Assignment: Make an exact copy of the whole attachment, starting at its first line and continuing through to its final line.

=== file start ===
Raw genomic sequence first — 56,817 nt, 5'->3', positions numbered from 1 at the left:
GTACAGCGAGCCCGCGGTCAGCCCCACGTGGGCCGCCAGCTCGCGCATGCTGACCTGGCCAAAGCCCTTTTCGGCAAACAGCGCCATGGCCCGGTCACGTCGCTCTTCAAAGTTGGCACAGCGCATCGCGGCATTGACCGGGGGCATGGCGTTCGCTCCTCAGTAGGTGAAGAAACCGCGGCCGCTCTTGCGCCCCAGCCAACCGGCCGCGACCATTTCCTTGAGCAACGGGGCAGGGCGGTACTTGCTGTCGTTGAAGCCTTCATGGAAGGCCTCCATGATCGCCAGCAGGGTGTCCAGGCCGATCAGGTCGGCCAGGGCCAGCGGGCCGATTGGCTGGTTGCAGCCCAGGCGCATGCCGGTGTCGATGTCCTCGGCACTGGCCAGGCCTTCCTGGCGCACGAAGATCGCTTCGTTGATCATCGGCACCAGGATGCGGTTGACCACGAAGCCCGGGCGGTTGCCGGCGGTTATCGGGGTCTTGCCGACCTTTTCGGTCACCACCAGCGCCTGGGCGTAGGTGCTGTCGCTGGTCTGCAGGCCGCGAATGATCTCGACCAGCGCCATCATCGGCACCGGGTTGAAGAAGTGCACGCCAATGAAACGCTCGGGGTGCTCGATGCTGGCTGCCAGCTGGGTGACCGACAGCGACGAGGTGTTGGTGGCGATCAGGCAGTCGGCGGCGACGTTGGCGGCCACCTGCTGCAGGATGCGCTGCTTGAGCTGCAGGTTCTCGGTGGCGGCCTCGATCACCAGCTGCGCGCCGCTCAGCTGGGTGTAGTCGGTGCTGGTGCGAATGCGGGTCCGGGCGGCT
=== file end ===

Raw genomic sequence first — 56,817 nt, 5'->3', positions numbered from 1 at the left:
GTACAGCGAGCCCGCGGTCAGCCCCACGTGGGCCGCCAGCTCGCGCATGCTGACCTGGCCAAAGCCCTTTTCGGCAAACAGCGCCATGGCCCGGTCACGTCGCTCTTCAAAGTTGGCACAGCGCATCGCGGCATTGACCGGGGGCATGGCGTTCGCTCCTCAGTAGGTGAAGAAACCGCGGCCGCTCTTGCGCCCCAGCCAACCGGCCGCGACCATTTCCTTGAGCAACGGGGCAGGGCGGTACTTGCTGTCGTTGAAGCCTTCATGGAAGGCCTCCATGATCGCCAGCAGGGTGTCCAGGCCGATCAGGTCGGCCAGGGCCAGCGGGCCGATTGGCTGGTTGCAGCCCAGGCGCATGCCGGTGTCGATGTCCTCGGCACTGGCCAGGCCTTCCTGGCGCACGAAGATCGCTTCGTTGATCATCGGCACCAGGATGCGGTTGACCACGAAGCCCGGGCGGTTGCCGGCGGTTATCGGGGTCTTGCCGACCTTTTCGGTCACCACCAGCGCCTGGGCGTAGGTGCTGTCGCTGGTCTGCAGGCCGCGAATGATCTCGACCAGCGCCATCATCGGCACCGGGTTGAAGAAGTGCACGCCAATGAAACGCTCGGGGTGCTCGATGCTGGCTGCCAGCTGGGTGACCGACAGCGACGAGGTGTTGGTGGCGATCAGGCAGTCGGCGGCGACGTTGGCGGCCACCTGCTGCAGGATGCGCTGCTTGAGCTGCAGGTTCTCGGTGGCGGCCTCGATCACCAGCTGCGCGCCGCTCAGCTGGGTGTAGTCGGTGCTGGTGCGAATGCGGGTCCGGGCGGCT